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Google makes it official: Phone calls now in Gmail

Gmail users can now make phone calls from within their Gmail account for free to the U.S. and Canada, and for pretty cheap to several other countries.

To get started, users check the box next to Google Chat in their list of forwarding phones and the next time someone calls their Google Voice number, Gmail will notify them of an incoming call, Google says. Google Voice Blog

Updated 11:57 a.m. throughout with new and background information.

Gmail isn't just about e-mail anymore: it's also a phone.

Google launched the ability to make voice calls to any traditional phone number from a Gmail account Wednesday, which CNET had reported Tuesday was in testing. It's a blend of Gmail and Google Voice technology that allows users to dial numbers from their computers as well as receive incoming calls through one's Google Voice number.

Gmail users can link their Google Voice accounts with their Gmail accounts to have their in-boxes treated like just another line that will ring when people call their Google Voice numbers, and their Google Voice number will appear on the incoming call screen of those they are calling. A Google Voice account isn't required to use the service, but international calls will be funded through Google Voice accounts.

Calls to phone numbers in the U.S. and Canada will be free, and will cost 2 cents a minute to several other countries such as France and the U.K. The service should be rolling out to Gmail users in the U.S. on Wednesday, with international availability coming at an unspecified later date.

In a blog post announcing the feature, Google would only commit to offering free calls in the U.S. and Canada through the end of the year. Google's Craig Walker, product manager for real-time communications, said the company had no plans to raise rates beyond 2010, but it is still waiting to see if it will make enough margin on international calls to justify the free cost of U.S. and Canada calls. It will cost a little more to call mobile phones in countries outside the U.S., depending on the country.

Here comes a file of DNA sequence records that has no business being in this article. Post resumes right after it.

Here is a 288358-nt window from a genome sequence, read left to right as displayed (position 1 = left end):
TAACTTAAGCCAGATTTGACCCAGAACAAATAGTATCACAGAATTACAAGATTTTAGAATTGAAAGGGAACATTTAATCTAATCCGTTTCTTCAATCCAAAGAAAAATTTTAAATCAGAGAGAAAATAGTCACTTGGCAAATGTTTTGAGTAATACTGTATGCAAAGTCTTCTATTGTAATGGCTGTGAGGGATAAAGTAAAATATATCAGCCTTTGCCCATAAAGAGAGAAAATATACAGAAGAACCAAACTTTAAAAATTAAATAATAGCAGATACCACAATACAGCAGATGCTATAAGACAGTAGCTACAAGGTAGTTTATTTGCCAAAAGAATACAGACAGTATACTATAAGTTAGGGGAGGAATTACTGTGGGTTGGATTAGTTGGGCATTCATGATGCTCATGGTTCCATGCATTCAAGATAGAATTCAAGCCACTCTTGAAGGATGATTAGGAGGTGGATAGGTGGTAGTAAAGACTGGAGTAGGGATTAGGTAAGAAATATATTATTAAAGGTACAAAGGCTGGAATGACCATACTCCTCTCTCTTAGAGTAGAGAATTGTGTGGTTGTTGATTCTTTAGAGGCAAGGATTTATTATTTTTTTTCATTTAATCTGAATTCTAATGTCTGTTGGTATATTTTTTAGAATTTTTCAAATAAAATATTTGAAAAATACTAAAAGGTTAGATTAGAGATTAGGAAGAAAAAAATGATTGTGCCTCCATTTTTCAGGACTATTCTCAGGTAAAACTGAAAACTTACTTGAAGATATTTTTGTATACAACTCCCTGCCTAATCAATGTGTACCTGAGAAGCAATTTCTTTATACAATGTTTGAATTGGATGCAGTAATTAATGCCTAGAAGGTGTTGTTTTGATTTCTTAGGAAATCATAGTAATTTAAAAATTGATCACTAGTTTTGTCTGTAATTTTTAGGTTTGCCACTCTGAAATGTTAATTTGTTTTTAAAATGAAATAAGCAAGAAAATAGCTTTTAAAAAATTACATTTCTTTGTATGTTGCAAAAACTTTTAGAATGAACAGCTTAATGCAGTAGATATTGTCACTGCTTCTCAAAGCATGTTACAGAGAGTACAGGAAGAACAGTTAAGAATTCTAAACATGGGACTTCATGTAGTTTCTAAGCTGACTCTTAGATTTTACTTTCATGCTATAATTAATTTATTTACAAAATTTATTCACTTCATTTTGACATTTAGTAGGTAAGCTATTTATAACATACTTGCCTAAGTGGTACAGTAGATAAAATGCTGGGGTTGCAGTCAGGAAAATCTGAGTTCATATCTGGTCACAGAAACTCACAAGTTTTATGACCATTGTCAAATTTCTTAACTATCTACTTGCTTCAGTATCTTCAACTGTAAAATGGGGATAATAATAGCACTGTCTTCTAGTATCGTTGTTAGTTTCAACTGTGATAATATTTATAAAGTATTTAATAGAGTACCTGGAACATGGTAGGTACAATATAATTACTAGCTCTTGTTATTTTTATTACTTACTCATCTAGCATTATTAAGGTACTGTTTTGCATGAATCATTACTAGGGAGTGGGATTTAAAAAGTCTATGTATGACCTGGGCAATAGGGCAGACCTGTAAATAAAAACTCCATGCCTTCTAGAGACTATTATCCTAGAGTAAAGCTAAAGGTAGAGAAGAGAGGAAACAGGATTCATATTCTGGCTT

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Google Apps customers won't see this function just yet, no doubt disappointing some small-business customers looking to eliminate their phone bills. However, Google played it coy as far as plans for bringing out a business-friendly version of this technology, saying it wasn't ready as of yet but that it was interested in providing such a service.

The obvious target for such a service is Skype, the most well-known VoIP provider in the world with 124 million active users each month, according to data it released along with plans to raise money through an initial public offering. Google wouldn't confirm exactly how many Gmail users there are at present, only to say it was in the "hundreds of millions" according to Gmail product manager Todd Jackson.

However, Google has no plans to make this service available on mobile devices at the moment, which is an advantage for Skype and other VoIP companies. There are dozens of other mobile VoIP apps--including Skype--inside both Apple's App Store and the Android Market, although mobile VoIP is still a relatively new technology with performance problems from time to time. Google CEO Eric Schmidt has talked many times this year about the importance of developing applications for mobile devices, however, so it's not a stretch to assume Google is working toward making this feature available through either mobile browser or an Android application.

Google plans to promote the new service by installing Google Voice phone booths in various airports and universities around the U.S., where people will be able to step into the booths and make free phone calls.